We are so happy to have Penny Lane of Sister Raising Sisters guest posting on the blog today. I’ve had a number of conversations with other moms recently about integrating learning into play. With school out for the summer, this is a great time to try out some of Penny’s ideas!
I’ll let the secret out of the bag right at the start (but don’t stop reading, I promise there’s good stuff in here). You don’t have to spend a fortune on “Learning Toys” for your children for them to learn while they are playing. *GASP* Don’t tell the learning toy companies I told you this. There goes my multi-million dollar sponsorship.
Here’s 5 ideas to get your brain churning about integrating learning into everyday play.
Just a note: I’ve written the examples here for toddler to pre-school age children, but I think from them you’ll get the idea and can apply it to about any age/stage of child.
1. Think of Every Toy as a Learning Tool
You know that disgusting security blanket that you can’t pry from your toddlers arms to even get it into the wash once a week? Did you know that is a learning tool? Sure it is.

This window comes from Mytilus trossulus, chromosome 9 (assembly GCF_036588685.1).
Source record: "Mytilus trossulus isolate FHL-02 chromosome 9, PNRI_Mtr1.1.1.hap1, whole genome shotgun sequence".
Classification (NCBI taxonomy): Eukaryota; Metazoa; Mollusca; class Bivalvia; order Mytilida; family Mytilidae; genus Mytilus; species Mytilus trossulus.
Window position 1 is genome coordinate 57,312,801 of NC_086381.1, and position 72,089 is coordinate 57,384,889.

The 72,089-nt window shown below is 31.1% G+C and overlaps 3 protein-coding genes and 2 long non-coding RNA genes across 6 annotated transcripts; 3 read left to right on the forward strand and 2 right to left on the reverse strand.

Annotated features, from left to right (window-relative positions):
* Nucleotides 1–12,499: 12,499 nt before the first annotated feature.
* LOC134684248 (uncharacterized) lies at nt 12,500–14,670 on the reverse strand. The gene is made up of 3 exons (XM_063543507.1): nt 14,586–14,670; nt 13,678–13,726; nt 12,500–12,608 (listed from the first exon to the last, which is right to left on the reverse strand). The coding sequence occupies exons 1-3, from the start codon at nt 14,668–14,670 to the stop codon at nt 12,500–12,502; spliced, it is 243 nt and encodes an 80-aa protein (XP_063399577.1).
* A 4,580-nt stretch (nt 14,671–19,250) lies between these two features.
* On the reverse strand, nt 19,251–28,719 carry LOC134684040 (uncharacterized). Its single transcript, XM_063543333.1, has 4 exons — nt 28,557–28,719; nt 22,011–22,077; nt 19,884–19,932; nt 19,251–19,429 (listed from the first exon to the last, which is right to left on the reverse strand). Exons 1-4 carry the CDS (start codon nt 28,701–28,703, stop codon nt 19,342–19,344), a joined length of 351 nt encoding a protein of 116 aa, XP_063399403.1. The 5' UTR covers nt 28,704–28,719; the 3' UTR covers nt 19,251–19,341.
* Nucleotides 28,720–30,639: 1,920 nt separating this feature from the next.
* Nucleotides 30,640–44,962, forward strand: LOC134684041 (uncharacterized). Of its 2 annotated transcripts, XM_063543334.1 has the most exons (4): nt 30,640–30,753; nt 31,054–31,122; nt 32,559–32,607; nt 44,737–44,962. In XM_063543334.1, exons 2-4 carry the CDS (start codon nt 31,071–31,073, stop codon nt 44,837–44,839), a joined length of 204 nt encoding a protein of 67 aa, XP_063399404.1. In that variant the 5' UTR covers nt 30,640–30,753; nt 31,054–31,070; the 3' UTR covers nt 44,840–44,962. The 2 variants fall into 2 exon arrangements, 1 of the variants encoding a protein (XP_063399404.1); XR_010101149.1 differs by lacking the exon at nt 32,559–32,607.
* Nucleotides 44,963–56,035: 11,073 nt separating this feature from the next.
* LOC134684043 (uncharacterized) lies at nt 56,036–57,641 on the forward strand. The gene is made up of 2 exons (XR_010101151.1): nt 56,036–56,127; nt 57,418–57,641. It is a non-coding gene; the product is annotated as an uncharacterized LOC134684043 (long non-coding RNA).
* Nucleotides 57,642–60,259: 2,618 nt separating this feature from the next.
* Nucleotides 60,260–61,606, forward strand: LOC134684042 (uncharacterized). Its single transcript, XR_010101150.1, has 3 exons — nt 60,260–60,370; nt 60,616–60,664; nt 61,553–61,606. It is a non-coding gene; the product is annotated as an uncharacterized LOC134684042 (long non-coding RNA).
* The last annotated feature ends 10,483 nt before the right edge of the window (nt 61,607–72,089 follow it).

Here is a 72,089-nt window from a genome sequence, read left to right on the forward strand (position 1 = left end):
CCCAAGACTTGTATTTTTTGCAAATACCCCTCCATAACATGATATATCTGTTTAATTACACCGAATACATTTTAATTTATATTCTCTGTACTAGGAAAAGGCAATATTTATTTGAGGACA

You can use that blanket to:
- Learn colors and numbers
- Ask your child questions like: What color is it? What else in the room is that color? How many colors do we see on it?
- Learn textures
- Ask your child questions like: How does it feel? What the opposite of that? (Oooh, vocabulary work thrown in there too!)
- Identify shapes
- Ask your child questions like: What shape is it? How many sides does it have? How many corners? Are any of the sides parallel? There’s another great vocab word! What shape does it become when we fold it in half?
- Calm Separation Anxiety
- Play a game of Peek-a-Boo to teach your littlest one that even when you go away, you always come back. Play a game of hide and find so they know even when you do take their blanket to the wash, it will be coming back, too.
And you just thought that thing was good for getting them to sleep without fussing.
2. Don’t Distinguish Between Learning Time and Play Time
Never sit down and announce, “Now we’re going to work on learning XYZ.” If you want to teach your kids to identify their numbers, build towers with blocks. Here’s how this often goes at our house: